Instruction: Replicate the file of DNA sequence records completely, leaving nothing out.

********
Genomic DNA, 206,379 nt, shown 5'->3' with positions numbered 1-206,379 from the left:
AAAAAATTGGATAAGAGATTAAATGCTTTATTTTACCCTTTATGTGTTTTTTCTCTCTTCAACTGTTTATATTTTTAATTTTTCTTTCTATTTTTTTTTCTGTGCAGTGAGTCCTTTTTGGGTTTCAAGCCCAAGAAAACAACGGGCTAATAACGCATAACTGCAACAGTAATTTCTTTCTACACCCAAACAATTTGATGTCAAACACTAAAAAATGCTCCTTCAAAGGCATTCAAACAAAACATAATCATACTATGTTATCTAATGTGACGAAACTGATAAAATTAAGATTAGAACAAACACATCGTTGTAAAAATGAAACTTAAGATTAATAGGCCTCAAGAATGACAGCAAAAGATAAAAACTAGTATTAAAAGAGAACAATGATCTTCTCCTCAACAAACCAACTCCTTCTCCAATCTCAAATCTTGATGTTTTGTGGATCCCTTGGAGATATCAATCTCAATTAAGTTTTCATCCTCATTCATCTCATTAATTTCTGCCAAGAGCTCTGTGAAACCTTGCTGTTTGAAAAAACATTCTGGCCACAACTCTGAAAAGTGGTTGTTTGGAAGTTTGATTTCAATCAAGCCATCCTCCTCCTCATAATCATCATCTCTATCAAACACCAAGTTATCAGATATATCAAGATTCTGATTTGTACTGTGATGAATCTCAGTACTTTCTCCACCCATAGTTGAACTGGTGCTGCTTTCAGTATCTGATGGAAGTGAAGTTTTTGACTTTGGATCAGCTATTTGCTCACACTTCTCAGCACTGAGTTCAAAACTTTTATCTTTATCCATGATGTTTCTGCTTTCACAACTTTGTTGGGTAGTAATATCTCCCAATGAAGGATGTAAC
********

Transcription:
Genomic DNA, 206,379 nt, shown 5'->3' with positions numbered 1-206,379 from the left:
AAAAAATTGGATAAGAGATTAAATGCTTTATTTTACCCTTTATGTGTTTTTTCTCTCTTCAACTGTTTATATTTTTAATTTTTCTTTCTATTTTTTTTTCTGTGCAGTGAGTCCTTTTTGGGTTTCAAGCCCAAGAAAACAACGGGCTAATAACGCATAACTGCAACAGTAATTTCTTTCTACACCCAAACAATTTGATGTCAAACACTAAAAAATGCTCCTTCAAAGGCATTCAAACAAAACATAATCATACTATGTTATCTAATGTGACGAAACTGATAAAATTAAGATTAGAACAAACACATCGTTGTAAAAATGAAACTTAAGATTAATAGGCCTCAAGAATGACAGCAAAAGATAAAAACTAGTATTAAAAGAGAACAATGATCTTCTCCTCAACAAACCAACTCCTTCTCCAATCTCAAATCTTGATGTTTTGTGGATCCCTTGGAGATATCAATCTCAATTAAGTTTTCATCCTCATTCATCTCATTAATTTCTGCCAAGAGCTCTGTGAAACCTTGCTGTTTGAAAAAACATTCTGGCCACAACTCTGAAAAGTGGTTGTTTGGAAGTTTGATTTCAATCAAGCCATCCTCCTCCTCATAATCATCATCTCTATCAAACACCAAGTTATCAGATATATCAAGATTCTGATTTGTACTGTGATGAATCTCAGTACTTTCTCCACCCATAGTTGAACTGGTGCTGCTTTCAGTATCTGATGGAAGTGAAGTTTTTGACTTTGGATCAGCTATTTGCTCACACTTCTCAGCACTGAGTTCAAAACTTTTATCTTTATCCATGATGTTTCTGCTTTCACAACTTTGTTGGGTAGTAATATCTCCCAATGAAGGATGTAAC